Sunday, 1pm - 5pm; Mon-Thur, 10am - 9pm; Fri and Sat, 10am - 6pm Please see the Multnomah County web site for the latest hours.
No admission fee
Added to JGarden:
This library is a branch of the Multnomah County (Portland area) library system. The branch library opened on January 7, 1990, but the garden was completed and dedicated in May 1992.
According to correspondence with Susan Egan, the garden was a gift from the Gresham Sister City Committee to honor Gresham's Sister City of Ebetsu, Japan. The Committee solicited donations of money and materials from Gresham-area businesses and residents in order to create the "serenity of an oriental type setting for the library." In addition to 500 hours of volunteer work, Fujitsu Microelectronics and Boeing, Portland donated $25,000, another $28,000 came from fund-raising and in-kind donations of design, equipment and materials comprised an additional $12,000. The Library has had early trouble with vandalism and theft of expensive plant materials and the current condition of the garden is not known.
Saihoji Temple, Kyoto
Actuality is emblem here: a walled-in garden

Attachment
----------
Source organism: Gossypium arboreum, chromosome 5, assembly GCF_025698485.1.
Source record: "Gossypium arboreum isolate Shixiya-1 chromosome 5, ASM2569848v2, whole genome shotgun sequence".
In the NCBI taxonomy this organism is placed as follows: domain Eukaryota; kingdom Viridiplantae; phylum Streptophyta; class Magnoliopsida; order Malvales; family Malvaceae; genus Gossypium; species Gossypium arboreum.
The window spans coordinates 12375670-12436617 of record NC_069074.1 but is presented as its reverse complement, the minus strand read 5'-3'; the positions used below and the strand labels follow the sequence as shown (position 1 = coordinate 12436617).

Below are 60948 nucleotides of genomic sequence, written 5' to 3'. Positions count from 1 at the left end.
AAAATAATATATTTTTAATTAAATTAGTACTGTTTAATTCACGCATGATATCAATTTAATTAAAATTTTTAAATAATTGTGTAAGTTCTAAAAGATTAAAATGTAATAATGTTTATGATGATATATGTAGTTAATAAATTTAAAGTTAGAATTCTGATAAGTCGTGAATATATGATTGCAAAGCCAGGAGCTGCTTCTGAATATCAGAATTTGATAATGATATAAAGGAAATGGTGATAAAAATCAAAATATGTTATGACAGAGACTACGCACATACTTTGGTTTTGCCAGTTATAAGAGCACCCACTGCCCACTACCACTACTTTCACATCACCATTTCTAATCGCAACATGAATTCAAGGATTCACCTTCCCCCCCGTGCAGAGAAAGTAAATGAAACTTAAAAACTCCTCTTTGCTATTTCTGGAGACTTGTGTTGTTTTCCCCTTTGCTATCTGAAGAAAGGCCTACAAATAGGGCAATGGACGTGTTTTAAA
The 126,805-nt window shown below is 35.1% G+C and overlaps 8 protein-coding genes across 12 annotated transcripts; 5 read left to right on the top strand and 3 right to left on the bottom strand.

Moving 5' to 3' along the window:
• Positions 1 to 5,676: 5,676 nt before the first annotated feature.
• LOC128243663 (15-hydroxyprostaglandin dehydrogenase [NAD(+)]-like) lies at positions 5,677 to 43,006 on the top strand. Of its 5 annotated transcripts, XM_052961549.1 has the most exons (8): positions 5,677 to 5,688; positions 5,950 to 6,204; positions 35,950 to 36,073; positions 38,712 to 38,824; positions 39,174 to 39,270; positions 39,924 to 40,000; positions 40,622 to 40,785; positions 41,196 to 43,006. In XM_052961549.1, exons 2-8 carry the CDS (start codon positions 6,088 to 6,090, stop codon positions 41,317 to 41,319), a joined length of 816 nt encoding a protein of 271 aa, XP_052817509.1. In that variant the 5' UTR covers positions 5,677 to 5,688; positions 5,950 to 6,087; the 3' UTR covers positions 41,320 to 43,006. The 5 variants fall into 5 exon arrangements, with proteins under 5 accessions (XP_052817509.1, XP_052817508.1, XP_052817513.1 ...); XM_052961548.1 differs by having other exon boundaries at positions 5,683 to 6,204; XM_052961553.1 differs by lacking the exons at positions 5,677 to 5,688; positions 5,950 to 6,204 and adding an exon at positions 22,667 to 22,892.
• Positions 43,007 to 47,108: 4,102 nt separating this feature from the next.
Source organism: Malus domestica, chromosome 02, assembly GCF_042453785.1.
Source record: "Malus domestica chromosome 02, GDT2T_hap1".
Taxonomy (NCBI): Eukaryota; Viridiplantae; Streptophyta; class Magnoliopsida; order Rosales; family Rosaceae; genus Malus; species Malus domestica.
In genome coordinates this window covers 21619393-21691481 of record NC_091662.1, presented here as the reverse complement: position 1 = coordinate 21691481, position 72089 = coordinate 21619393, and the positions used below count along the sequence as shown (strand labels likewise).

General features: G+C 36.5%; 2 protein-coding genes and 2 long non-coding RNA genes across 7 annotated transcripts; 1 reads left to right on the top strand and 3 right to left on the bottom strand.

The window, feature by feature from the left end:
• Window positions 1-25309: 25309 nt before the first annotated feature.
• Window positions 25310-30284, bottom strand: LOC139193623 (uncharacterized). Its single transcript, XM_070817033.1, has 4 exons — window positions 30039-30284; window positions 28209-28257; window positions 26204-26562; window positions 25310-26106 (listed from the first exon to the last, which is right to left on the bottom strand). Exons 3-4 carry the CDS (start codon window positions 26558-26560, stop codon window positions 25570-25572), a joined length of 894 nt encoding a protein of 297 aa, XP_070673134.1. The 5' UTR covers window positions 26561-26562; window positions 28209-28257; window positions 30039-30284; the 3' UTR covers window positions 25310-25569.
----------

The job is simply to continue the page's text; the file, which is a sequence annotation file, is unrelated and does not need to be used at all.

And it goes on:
With its hieroglyph of the heart a lake with lotuses,
And its stones and trees a figure of ascent
From painted maze and sensuous paradise
To the Pure Land of the mind, the interior garden.
All paths wind inward to this inward mirror --
Reflecting-pool of primitive solitude --
Where the mind, quiescent, meditates its shadow,
In the garden's Heart this cipher of the heart.
Some bonze cropped bald by wisdom's scythe, to glean
In Chinese glaosses on the Sakya sage
Reality's scattered kernels, planted here
A green and less laborious commentary:
Perpetual witness of the perfect stillness.
Only the moss speaks still, a living scroll;
From the lakeshore to the hillside a silver-green
Page of continuous discourse where the foot moves
More soundlessly that thought along the paths laid
Over ten centuries ago
For the saints rehearsing sutras.
Their path unfolding in a single text,
They moved on an obscure way more quietly
Than the arhat's mantras or the lohan's prayer;
And bruised no stone, no grasses in their passing,
The ground of their desire inviolate.
Nameless, they merged into indifferent turf,
Engrossed in one impartite grace of green,
Their separate deaths lost in this single life --
Men without memory, without distinction.
Though earth assumes them like a scroll rolled up,
The path is fragrant still because they passed here.